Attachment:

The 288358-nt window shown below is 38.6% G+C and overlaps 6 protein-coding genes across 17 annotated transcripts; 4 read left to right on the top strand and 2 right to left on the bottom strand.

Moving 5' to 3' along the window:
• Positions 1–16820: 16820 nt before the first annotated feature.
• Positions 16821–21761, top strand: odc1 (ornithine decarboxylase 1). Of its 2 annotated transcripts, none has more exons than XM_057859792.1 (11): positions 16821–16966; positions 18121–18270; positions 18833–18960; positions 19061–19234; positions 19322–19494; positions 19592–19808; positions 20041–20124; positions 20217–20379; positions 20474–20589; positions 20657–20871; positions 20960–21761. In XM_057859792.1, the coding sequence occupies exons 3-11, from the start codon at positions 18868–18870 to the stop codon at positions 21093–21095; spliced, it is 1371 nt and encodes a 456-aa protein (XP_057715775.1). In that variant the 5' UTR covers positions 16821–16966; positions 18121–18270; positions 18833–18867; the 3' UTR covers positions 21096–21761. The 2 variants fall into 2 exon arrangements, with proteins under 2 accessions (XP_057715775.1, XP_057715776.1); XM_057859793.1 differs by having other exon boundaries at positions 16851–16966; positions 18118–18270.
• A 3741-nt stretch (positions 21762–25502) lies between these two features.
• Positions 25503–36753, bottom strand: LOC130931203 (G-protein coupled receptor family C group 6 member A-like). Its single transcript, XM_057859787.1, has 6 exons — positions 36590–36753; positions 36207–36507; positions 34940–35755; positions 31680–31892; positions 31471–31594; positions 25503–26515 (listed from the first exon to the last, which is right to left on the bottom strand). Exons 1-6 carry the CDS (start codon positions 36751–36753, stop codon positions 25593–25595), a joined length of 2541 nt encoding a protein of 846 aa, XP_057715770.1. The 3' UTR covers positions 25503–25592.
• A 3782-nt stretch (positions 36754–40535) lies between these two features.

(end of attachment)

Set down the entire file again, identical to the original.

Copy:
The 288358-nt window shown below is 38.6% G+C and overlaps 6 protein-coding genes across 17 annotated transcripts; 4 read left to right on the top strand and 2 right to left on the bottom strand.

Moving 5' to 3' along the window:
• Positions 1–16820: 16820 nt before the first annotated feature.
• Positions 16821–21761, top strand: odc1 (ornithine decarboxylase 1). Of its 2 annotated transcripts, none has more exons than XM_057859792.1 (11): positions 16821–16966; positions 18121–18270; positions 18833–18960; positions 19061–19234; positions 19322–19494; positions 19592–19808; positions 20041–20124; positions 20217–20379; positions 20474–20589; positions 20657–20871; positions 20960–21761. In XM_057859792.1, the coding sequence occupies exons 3-11, from the start codon at positions 18868–18870 to the stop codon at positions 21093–21095; spliced, it is 1371 nt and encodes a 456-aa protein (XP_057715775.1). In that variant the 5' UTR covers positions 16821–16966; positions 18121–18270; positions 18833–18867; the 3' UTR covers positions 21096–21761. The 2 variants fall into 2 exon arrangements, with proteins under 2 accessions (XP_057715775.1, XP_057715776.1); XM_057859793.1 differs by having other exon boundaries at positions 16851–16966; positions 18118–18270.
• A 3741-nt stretch (positions 21762–25502) lies between these two features.
• Positions 25503–36753, bottom strand: LOC130931203 (G-protein coupled receptor family C group 6 member A-like). Its single transcript, XM_057859787.1, has 6 exons — positions 36590–36753; positions 36207–36507; positions 34940–35755; positions 31680–31892; positions 31471–31594; positions 25503–26515 (listed from the first exon to the last, which is right to left on the bottom strand). Exons 1-6 carry the CDS (start codon positions 36751–36753, stop codon positions 25593–25595), a joined length of 2541 nt encoding a protein of 846 aa, XP_057715770.1. The 3' UTR covers positions 25503–25592.
• A 3782-nt stretch (positions 36754–40535) lies between these two features.